Many cancer-associated mutations that deregulate cellular metabolic responses to hypoxia also reprogram carbon metabolism to promote utilization of glutamine. In renal cell carcinoma (RCC), cells deficient in the von Hippel–Lindau (
Arimichi Okazaki, Paulo A. Gameiro, Danos Christodoulou, Laura Laviollette, Meike Schneider, Frances Chaves, Anat Stemmer-Rachamimov, Stephanie A. Yazinski, Richard Lee, Gregory Stephanopoulos, Lee Zou, Othon Iliopoulos
Mutations in the isocitrate dehydrogenase genes
Gary Kohanbash, Diego A. Carrera, Shruti Shrivastav, Brian J. Ahn, Naznin Jahan, Tali Mazor, Zinal S. Chheda, Kira M. Downey, Payal B. Watchmaker, Casey Beppler, Rolf Warta, Nduka A. Amankulor, Christel Herold-Mende, Joseph F. Costello, Hideho Okada
Loss of phosphatase and tensin homolog (PTEN) and activation of the PI3K/AKT signaling pathway are hallmarks of prostate cancer (PCa). However, these alterations alone are insufficient for cells to acquire metastatic traits. Here, we have shown that the histone dimethyl transferase WHSC1 critically drives indolent PTEN-null tumors to become metastatic PCa. In a PTEN-null murine PCa model, WHSC1 overexpression in prostate epithelium cooperated with
Ni Li, Wei Xue, Huairui Yuan, Baijun Dong, Yufeng Ding, Yongfeng Liu, Min Jiang, Shan Kan, Tongyu Sun, Jiale Ren, Qiang Pan, Xiang Li, Peiyuan Zhang, Guohong Hu, Yan Wang, Xiaoming Wang, Qintong Li, Jun Qin
The most frequent focal alterations in human retinoblastoma are mutations in the tumor-suppressor gene retinoblastoma (
Nan Wu, Deshui Jia, Breanna Bates, Ryan Basom, Charles G. Eberhart, David MacPherson
Chimeric antigen receptor (CAR) T cells have been highly successful in treating hematological malignancies, including acute and chronic lymphoblastic leukemia. However, treatment of solid tumors using CAR T cells has been largely unsuccessful to date, partly because of tumor-induced immunosuppressive mechanisms, including adenosine production. Previous studies have shown that adenosine generated by tumor cells potently inhibits endogenous antitumor T cell responses through activation of adenosine 2A receptors (A2ARs). Herein, we have observed that CAR activation resulted in increased A2AR expression and suppression of both murine and human CAR T cells. This was reversible using either A2AR antagonists or genetic targeting of A2AR using shRNA. In 2 syngeneic HER2+ self-antigen tumor models, we found that either genetic or pharmacological targeting of the A2AR profoundly increased CAR T cell efficacy, particularly when combined with PD-1 blockade. Mechanistically, this was associated with increased cytokine production of CD8+ CAR T cells and increased activation of both CD8+ and CD4+ CAR T cells. Given the known clinical relevance of the CD73/adenosine pathway in several solid tumor types, and the initiation of phase I trials for A2AR antagonists in oncology, this approach has high translational potential to enhance CAR T cell efficacy in several cancer types.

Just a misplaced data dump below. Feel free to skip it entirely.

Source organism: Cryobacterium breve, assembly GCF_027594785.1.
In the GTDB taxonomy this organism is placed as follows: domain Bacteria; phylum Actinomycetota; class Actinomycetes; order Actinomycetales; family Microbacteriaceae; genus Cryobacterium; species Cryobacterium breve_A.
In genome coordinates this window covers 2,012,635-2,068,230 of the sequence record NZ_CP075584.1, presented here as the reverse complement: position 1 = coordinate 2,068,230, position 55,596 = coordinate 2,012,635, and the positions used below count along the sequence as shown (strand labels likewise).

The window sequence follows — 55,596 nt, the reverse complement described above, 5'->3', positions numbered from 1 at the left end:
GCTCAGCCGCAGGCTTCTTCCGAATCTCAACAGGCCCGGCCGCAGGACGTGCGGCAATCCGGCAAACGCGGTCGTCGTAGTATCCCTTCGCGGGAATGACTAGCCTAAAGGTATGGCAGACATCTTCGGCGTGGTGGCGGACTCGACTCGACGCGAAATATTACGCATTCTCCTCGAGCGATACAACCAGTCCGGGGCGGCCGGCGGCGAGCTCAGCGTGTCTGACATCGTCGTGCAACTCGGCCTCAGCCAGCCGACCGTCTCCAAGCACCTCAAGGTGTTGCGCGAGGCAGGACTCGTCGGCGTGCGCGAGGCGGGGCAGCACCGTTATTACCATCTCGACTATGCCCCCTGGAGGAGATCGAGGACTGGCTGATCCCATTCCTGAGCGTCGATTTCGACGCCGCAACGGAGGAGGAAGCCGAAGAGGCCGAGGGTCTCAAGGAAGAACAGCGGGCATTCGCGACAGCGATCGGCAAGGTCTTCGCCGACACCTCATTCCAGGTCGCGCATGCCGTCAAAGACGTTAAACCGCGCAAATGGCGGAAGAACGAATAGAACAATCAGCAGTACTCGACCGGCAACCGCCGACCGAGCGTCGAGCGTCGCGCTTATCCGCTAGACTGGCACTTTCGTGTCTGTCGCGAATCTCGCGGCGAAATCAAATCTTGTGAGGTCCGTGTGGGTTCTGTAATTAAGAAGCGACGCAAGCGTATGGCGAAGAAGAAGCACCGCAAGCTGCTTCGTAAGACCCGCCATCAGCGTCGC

Paul A. Beavis, Melissa A. Henderson, Lauren Giuffrida, Jane K. Mills, Kevin Sek, Ryan S. Cross, Alexander J. Davenport, Liza B. John, Sherly Mardiana, Clare Y. Slaney, Ricky W. Johnstone, Joseph A. Trapani, John Stagg, Sherene Loi, Lev Kats, David Gyorki, Michael H. Kershaw, Phillip K. Darcy
Elevated expression of the chemokine receptor CCR4 in tumors is associated with poor prognosis in several cancers. Here, we have determined that CCR4 was highly expressed in human renal cell carcinoma (RCC) biopsies and observed abnormal levels of CCR4 ligands in RCC patient plasma. An antagonistic anti-CCR4 antibody had antitumor activity in the RENCA mouse model of RCC. CCR4 inhibition did not reduce the proportion of infiltrating leukocytes in the tumor microenvironment but altered the phenotype of myeloid cells, increased NK cell and Th1 cytokine levels, and reduced immature myeloid cell infiltrate and blood chemokine levels. In spite of prominent changes in the myeloid compartment, the anti-CCR4 antibody did not affect RENCA tumors in T cell–deficient mice, and treatment with an anti–class II MHC antibody abrogated its antitumor activity. We concluded that the effects of the anti-CCR4 antibody required the adaptive immune system and CD4+ T cells. Moreover, CCL17-induced IFN-γ production was reduced when Th1-polarized normal CD4+ T cells were exposed to the CCR4 ligand, evidencing the involvement of CCR4 in Th1/Th2 regulation. The anti-CCR4 antibody, alone or in combination with other immune modulators, is a potential treatment approach to human solid cancers with high levels of CCR4-expressing tumor-infiltrating leukocytes and abnormal plasma CCR4 ligand levels.
Chiara Berlato, Moddasar N. Khan, Tiziana Schioppa, Richard Thompson, Eleni Maniati, Anne Montfort, Maryam Jangani, Monica Canosa, Hagen Kulbe, Urs B. Hagemann, Alexander R. Duncan, Laura Fletcher, Robert W. Wilkinson, Thomas Powles, Sergio A. Quezada, Frances R. Balkwill